We came up with a plan to start several pilot batches with a goal of finding the right combination of honey varietal and yeast. Additionally, we started experimenting with a few different techniques to reduce the time to make the mead. I’m not sure if I should mention, but not all of the experiments were successful. The biggest challenge was wrangling the yeast. We were prodding them to do their job at the fastest possible pace while trying not to make them angry. Without going into too much technical detail, when yeast get angry, they don’t exactly put out the best flavors for the mead. We eventually came up with a great combination and a workable technique to create a batch in around 20 days.

The final challenges revolved around ramping up from a small pilot to a large-scale production batch, It should be noted that I was personally terrified when we first pumped $5000 worth of honey into a tank for the first time – what could possibly go wrong? We learned a lot along the way, but I’ll save those details for a future post.

I really wanted a name to reflect what I was trying to do…to give the public a chance to love mead. This was a new craft, very approachable and very drinkable. I thought it would be a great way to make your discovery into the world of mead. With solid aromatics, flavor that strongly suggests orange blossom flowers, off dry sweetness and a crisp finish…I hope you love it as much as I do.



Mike Simmons is the head mead maker and face of Meridian Hive. His passion for crafting alcohol spans across mead, beer and wine. He holds a National ranking in the Beer Judging Certification Program (BJCP) and has performed judging duties across the US over the last decade. Mike brings an unparalleled blend of technical skills (from his engineering background) and artistic instincts (past life as a musician and designer) to every endeavor he tackles. He'll discuss a breadth of topics at a depth you didn't even know you wanted to hear about... just ask him.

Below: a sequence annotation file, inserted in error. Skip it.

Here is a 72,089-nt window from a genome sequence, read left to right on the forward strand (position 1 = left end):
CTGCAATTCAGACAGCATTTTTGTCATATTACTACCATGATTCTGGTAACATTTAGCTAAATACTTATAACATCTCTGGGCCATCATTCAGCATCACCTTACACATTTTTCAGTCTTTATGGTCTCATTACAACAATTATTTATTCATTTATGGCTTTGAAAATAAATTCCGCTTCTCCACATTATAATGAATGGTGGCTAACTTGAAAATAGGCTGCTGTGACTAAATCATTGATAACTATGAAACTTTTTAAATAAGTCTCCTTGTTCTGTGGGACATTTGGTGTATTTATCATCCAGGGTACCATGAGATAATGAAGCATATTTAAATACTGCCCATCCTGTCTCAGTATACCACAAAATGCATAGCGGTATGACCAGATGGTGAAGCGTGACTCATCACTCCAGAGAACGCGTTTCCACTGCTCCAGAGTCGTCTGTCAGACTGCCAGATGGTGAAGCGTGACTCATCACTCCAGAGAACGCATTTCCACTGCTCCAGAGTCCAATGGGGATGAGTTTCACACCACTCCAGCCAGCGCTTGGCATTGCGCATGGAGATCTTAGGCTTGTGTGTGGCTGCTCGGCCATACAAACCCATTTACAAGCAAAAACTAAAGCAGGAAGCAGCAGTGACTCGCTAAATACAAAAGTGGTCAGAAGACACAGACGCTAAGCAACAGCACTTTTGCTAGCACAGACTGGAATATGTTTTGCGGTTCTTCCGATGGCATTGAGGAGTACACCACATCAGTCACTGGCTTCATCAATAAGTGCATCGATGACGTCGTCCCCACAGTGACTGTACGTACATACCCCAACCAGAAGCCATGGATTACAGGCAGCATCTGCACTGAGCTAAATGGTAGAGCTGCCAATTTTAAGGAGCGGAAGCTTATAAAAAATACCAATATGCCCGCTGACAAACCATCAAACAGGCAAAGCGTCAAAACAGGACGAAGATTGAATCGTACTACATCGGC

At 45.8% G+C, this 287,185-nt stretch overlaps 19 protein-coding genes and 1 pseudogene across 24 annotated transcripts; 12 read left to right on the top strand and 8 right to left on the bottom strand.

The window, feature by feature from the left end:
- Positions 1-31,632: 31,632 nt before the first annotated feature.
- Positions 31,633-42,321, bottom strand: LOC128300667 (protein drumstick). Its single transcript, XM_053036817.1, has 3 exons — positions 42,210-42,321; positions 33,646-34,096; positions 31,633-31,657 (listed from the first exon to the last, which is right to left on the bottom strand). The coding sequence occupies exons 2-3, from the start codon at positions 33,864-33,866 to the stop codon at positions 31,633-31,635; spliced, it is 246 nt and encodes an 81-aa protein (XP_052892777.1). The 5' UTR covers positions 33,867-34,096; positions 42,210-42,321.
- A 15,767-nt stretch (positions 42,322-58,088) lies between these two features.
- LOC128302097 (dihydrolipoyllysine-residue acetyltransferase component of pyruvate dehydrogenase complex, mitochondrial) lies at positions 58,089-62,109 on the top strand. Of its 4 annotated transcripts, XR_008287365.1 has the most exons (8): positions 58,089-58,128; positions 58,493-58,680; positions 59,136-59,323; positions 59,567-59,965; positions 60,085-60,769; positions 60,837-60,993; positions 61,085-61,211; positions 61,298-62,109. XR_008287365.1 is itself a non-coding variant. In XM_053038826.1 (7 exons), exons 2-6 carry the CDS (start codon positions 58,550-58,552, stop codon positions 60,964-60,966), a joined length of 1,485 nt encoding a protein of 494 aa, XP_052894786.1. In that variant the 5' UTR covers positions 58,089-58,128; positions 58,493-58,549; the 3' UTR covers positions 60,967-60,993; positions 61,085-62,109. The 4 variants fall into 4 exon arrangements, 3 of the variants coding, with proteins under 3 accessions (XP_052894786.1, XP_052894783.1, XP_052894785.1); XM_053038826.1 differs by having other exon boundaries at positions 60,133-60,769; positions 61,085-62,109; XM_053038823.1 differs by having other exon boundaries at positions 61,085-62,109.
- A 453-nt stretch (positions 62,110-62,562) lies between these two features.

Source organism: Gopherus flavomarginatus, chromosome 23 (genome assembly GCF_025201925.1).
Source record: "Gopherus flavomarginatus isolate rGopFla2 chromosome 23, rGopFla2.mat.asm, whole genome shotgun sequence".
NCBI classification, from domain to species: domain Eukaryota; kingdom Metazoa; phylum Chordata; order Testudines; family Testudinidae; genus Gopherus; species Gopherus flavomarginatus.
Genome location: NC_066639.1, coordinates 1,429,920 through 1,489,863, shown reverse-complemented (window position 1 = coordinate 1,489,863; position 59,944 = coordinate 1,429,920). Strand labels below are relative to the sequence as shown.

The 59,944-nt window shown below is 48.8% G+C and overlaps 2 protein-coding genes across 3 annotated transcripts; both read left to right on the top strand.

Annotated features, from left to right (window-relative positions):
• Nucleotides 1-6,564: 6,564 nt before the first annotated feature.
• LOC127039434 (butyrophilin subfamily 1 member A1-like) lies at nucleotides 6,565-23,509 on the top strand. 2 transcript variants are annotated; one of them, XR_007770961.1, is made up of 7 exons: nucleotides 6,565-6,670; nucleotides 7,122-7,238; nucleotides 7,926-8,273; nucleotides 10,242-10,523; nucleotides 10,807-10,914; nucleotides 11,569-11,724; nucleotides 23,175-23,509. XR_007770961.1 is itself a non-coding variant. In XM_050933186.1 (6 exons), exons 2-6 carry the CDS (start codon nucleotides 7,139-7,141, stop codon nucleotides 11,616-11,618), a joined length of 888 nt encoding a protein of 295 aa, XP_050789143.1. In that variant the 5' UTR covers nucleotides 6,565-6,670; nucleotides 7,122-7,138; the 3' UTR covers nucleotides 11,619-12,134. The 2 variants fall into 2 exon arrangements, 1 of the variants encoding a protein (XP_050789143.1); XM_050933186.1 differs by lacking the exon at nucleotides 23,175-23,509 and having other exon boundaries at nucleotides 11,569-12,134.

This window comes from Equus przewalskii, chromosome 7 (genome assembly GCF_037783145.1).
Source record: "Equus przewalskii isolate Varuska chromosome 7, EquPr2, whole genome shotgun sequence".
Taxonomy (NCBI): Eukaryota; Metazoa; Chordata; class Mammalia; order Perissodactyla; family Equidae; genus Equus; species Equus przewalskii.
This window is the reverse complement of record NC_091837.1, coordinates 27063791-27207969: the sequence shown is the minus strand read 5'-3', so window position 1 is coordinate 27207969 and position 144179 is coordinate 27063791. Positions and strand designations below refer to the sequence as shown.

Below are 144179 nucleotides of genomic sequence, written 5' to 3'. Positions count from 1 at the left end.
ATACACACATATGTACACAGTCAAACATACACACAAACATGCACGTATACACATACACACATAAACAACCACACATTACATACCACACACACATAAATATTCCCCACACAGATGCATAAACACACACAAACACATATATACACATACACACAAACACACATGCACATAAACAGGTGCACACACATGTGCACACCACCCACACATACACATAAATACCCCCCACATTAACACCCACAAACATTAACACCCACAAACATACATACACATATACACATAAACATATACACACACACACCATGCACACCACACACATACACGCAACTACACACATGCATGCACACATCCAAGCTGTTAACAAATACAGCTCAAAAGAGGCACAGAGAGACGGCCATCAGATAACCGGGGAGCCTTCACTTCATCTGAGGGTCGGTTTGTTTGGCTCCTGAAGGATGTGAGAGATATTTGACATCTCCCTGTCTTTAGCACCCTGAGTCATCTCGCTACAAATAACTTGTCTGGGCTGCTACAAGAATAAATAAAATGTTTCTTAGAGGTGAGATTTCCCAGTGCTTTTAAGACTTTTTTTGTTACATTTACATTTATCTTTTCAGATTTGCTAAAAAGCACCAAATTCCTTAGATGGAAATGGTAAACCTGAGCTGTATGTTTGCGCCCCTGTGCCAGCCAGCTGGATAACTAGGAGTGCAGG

Packing entries today - Mazer Cup 2017

Today we are very excited to be shipping our entries to Mazer Cup 2017. Mazer Cup held March 9 -11 in Broomfield, Colorado, is in its ninth year and is by far the largest mead competition in the world. The competition continues to grow with 2017 showcasing 400 entries from commercial meaderies like ours, and 450 entries from home mead makers across the world.

This is our fourth year to enter as a commercial meadery; and every year we see increased quality at the competition. We have been fortunate to improve our medal count year over year. In 2016 we tied with three other meaderies for top honors, bringing home 5 medals.

We have worked hard over the last year to create a variety of meads that we are proud of and excited to present. We are entering 12 meads in eight different categories. It is always a bit nerve racking while waiting to see how the judges receive them. Wish us luck this year; we know the competition will be tough.

The Mazer Cup is still looking for judges and volunteers; if you are interested in joining us in March, sign up at http://mazercup.org/volunteer-signup/



Eric Lowe is Meridian Hive's Operations Director. His software engineering background has prepared him to not only master all the regulations associated with operating a meadery in Texas; but also handle the logistics, batch planning, forecasting, and manufacturing planning processes. Eric brings attention to detail to his artisanal crafts of mead, wine, and home brewing. He holds a National ranking in the Beer Judging Certification Program (BJCP) and is the competition organizer for the Texas Mead Cup, one of the largest mead competitions in the US.